Every year, more and more foreign tourists seem to come to Bali and the following year, the government always ups the target to get that number higher and higher.
For instance, Bali’s target for 2016 had been set at 4.4 million foreign tourist arrivals, a number that the island managed to surpass in just November 2016.
So for 2017, the government is hoping Bali will bring in 40 percent of the national target of 15 million foreign tourists to Indonesia (that’s a hefty six million for those of you who hate math).
With its chunk of 40 percent of the target, it probably comes as no surprise that Bali’s got the highest expectations for raking in tourist numbers from across the country.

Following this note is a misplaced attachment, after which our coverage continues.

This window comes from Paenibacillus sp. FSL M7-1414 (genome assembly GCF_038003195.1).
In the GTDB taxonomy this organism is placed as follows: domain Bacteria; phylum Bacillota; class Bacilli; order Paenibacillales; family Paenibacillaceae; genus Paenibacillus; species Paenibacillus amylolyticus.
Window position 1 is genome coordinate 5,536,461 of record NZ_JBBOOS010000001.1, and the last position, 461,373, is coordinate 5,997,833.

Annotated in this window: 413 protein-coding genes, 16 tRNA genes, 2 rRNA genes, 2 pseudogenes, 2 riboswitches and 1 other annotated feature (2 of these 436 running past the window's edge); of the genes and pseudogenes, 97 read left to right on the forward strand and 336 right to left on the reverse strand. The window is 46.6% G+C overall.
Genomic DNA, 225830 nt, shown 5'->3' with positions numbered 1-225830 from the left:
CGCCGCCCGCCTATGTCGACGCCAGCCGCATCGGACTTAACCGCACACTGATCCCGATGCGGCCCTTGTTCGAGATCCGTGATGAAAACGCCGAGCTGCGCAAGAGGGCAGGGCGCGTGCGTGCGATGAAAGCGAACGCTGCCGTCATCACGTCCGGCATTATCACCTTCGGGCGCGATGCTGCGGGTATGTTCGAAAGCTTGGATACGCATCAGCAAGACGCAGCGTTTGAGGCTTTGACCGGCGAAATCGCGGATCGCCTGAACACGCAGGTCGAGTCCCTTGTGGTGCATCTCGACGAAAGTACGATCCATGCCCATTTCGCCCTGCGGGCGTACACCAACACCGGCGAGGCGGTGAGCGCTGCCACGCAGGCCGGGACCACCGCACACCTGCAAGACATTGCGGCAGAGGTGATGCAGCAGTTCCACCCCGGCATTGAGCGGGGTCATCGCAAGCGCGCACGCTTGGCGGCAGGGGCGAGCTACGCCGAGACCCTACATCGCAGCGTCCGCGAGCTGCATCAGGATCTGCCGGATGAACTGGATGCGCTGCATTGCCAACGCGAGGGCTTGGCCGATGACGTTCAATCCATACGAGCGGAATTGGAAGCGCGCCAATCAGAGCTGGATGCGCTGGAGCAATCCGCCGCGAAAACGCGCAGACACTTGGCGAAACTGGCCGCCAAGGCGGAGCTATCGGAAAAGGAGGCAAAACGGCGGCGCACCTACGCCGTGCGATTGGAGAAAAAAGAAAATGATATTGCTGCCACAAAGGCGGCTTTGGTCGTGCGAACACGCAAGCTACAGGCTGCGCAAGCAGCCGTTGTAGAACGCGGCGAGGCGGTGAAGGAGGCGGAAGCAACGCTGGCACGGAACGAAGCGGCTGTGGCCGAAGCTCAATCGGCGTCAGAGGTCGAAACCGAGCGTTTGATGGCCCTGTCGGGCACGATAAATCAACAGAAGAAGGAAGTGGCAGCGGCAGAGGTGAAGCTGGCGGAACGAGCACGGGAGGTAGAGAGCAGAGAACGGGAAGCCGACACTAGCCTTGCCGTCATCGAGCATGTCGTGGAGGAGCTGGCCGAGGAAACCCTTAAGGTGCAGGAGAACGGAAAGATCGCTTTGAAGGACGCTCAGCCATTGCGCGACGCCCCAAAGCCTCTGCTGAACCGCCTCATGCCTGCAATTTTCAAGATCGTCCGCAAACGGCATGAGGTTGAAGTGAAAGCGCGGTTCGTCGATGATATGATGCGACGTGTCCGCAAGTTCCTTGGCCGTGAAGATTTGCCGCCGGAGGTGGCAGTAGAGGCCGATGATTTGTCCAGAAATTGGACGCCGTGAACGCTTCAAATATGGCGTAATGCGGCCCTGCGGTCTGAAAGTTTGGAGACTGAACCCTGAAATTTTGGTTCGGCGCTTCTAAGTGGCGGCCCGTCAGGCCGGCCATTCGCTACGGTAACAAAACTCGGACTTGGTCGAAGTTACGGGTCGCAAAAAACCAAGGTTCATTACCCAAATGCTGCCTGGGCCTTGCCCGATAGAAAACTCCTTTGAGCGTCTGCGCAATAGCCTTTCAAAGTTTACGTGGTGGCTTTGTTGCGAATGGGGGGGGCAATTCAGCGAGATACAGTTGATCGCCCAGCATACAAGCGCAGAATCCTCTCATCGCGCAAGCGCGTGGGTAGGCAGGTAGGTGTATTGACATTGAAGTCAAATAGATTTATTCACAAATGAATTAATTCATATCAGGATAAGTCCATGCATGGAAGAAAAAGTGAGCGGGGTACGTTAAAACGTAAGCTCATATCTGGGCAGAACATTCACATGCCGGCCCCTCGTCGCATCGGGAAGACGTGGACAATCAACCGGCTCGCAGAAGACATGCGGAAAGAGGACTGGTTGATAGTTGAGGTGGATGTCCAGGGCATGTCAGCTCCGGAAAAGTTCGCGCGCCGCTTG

“Bali is still number one compared to the other regions in Indonesia,” assistant deputy for Tourism Human Resource Development, Wisnu Bawa Tarunajaya said on Saturday, as quoted by Antara Bali.
Indonesia’s capital city Jakarta’s got a goal of 30 percent, followed by Sumatra’s Batam at 20 percent, says Tarunajaya.
To attract foreign tourists to other parts of the country, the government apparently has plans to develop additional tourist destinations, including Sumatra’s Lake Toba, Tanjung Klayang in Bangka-Belitung province, Thousand Islands in Jakarta, and Tanjung Lesung in Banten province, West Java. Other potentials are Mandalika in Lombok, Labuhan Bajo in Flores, Wakatobi in Sulawesi, and Morotai in Maluku.